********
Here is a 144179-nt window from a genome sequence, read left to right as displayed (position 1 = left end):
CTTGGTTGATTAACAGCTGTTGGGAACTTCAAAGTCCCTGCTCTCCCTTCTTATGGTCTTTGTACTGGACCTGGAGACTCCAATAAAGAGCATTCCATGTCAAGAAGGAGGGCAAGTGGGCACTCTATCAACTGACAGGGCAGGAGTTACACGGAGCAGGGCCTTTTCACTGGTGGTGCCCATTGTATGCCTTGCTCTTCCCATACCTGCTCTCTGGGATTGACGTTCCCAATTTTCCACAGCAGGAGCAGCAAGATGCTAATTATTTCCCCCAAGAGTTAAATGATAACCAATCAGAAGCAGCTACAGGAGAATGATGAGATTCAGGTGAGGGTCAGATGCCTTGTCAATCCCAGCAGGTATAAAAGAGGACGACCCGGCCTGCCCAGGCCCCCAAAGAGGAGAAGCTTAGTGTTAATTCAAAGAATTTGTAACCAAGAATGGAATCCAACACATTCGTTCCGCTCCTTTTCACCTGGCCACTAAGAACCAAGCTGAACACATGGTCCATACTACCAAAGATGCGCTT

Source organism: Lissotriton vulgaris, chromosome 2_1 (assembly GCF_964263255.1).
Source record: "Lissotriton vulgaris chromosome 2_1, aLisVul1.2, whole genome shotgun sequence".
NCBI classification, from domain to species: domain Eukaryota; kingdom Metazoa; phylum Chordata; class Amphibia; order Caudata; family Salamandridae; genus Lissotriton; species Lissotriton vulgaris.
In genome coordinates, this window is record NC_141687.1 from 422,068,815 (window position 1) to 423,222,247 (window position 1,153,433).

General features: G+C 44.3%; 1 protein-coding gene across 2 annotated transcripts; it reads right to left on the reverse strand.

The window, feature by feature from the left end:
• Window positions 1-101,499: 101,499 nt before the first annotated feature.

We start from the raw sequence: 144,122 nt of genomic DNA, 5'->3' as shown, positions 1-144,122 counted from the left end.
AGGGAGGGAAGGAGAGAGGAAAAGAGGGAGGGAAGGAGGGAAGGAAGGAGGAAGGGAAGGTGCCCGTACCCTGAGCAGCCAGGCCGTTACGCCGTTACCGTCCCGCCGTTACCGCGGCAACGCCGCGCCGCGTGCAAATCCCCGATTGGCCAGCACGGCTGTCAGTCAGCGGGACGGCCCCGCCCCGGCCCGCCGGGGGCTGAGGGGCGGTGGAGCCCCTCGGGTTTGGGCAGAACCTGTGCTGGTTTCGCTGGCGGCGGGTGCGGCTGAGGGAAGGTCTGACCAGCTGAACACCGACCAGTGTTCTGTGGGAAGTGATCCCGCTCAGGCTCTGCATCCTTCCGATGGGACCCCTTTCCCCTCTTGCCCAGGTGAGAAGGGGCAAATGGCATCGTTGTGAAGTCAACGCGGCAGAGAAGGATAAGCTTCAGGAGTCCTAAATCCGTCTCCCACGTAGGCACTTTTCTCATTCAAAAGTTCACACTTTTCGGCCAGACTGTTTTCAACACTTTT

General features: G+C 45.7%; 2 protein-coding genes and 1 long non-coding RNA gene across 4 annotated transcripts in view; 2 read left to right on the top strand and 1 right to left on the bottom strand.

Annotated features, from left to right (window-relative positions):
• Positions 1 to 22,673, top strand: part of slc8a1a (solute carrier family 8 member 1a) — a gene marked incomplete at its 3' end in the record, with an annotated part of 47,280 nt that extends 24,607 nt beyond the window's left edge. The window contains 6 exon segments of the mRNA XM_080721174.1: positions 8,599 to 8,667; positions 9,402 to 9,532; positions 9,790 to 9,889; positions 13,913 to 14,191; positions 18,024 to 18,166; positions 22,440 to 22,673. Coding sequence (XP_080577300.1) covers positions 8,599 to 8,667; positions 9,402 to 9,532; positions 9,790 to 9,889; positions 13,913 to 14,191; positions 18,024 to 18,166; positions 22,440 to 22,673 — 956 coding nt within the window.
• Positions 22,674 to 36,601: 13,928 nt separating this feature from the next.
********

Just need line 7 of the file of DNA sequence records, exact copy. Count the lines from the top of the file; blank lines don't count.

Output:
General features: G+C 44.3%; 1 protein-coding gene across 2 annotated transcripts; it reads right to left on the reverse strand.